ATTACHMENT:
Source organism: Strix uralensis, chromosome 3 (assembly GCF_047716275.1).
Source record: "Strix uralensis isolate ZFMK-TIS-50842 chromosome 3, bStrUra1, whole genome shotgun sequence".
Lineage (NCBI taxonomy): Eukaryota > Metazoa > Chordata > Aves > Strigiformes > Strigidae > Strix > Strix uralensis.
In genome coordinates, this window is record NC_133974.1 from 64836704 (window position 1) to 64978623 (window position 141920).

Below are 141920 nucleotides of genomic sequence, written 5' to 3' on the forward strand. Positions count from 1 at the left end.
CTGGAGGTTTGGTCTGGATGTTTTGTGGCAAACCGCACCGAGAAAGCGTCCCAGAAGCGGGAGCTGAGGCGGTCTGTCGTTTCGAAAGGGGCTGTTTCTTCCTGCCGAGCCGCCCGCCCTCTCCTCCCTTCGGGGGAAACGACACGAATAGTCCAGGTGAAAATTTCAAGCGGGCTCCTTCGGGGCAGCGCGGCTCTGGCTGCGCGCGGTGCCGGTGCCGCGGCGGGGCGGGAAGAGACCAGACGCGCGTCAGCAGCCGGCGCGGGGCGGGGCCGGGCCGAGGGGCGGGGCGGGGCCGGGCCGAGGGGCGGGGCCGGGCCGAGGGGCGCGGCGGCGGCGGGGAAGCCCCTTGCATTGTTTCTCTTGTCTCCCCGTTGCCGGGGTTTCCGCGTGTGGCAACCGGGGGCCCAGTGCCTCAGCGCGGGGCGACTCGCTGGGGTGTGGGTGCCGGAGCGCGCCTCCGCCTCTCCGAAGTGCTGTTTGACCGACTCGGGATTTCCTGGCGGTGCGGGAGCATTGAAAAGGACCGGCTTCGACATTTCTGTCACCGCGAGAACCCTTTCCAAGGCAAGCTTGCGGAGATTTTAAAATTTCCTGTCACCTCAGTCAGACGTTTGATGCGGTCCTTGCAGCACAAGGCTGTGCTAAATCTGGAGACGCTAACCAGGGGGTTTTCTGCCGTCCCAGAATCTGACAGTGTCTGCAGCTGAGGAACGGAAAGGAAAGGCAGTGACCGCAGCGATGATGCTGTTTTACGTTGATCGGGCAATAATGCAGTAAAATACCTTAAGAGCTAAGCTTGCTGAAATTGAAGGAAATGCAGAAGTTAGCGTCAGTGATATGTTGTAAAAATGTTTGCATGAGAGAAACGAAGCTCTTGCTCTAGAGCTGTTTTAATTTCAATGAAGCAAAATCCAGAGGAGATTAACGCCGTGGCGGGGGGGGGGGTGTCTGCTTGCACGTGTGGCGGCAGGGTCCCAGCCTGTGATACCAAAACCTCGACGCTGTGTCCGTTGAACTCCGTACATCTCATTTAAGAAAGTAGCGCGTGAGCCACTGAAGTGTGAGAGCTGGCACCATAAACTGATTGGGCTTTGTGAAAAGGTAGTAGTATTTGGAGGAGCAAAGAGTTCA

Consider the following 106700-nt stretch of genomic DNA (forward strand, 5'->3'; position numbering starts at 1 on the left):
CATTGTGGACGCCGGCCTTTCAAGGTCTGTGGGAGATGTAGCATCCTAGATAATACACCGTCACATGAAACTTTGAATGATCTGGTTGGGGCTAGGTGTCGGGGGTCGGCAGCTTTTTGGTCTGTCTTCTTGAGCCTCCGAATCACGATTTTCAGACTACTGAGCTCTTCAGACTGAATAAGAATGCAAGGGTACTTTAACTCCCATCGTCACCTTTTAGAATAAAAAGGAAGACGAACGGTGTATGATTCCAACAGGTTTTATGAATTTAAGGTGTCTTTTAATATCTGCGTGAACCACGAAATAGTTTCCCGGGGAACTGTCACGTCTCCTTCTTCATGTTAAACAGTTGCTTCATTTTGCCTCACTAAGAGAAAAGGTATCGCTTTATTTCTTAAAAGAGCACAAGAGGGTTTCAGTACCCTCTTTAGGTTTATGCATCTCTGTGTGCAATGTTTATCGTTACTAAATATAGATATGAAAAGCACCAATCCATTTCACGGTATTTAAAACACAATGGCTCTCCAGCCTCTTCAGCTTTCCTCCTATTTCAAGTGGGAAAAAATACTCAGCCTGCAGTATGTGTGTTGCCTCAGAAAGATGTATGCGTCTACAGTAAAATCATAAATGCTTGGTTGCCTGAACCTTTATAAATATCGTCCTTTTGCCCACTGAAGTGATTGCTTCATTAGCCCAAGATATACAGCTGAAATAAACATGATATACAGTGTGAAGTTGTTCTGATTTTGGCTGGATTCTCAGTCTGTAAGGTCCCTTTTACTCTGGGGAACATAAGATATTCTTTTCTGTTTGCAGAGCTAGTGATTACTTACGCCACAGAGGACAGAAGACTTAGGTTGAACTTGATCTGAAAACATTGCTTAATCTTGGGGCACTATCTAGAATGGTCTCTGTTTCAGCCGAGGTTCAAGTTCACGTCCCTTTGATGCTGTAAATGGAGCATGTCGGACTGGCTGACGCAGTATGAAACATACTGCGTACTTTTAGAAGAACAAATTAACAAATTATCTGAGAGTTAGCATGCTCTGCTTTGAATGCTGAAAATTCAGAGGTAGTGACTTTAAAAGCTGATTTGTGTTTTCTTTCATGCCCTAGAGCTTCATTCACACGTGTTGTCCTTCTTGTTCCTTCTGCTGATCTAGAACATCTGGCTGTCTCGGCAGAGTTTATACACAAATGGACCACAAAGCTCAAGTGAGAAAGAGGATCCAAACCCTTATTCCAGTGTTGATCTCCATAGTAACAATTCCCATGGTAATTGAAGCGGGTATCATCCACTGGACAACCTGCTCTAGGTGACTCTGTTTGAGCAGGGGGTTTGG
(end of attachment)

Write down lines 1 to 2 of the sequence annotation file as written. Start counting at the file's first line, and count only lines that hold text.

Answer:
Source organism: Strix uralensis, chromosome 3 (assembly GCF_047716275.1).
Source record: "Strix uralensis isolate ZFMK-TIS-50842 chromosome 3, bStrUra1, whole genome shotgun sequence".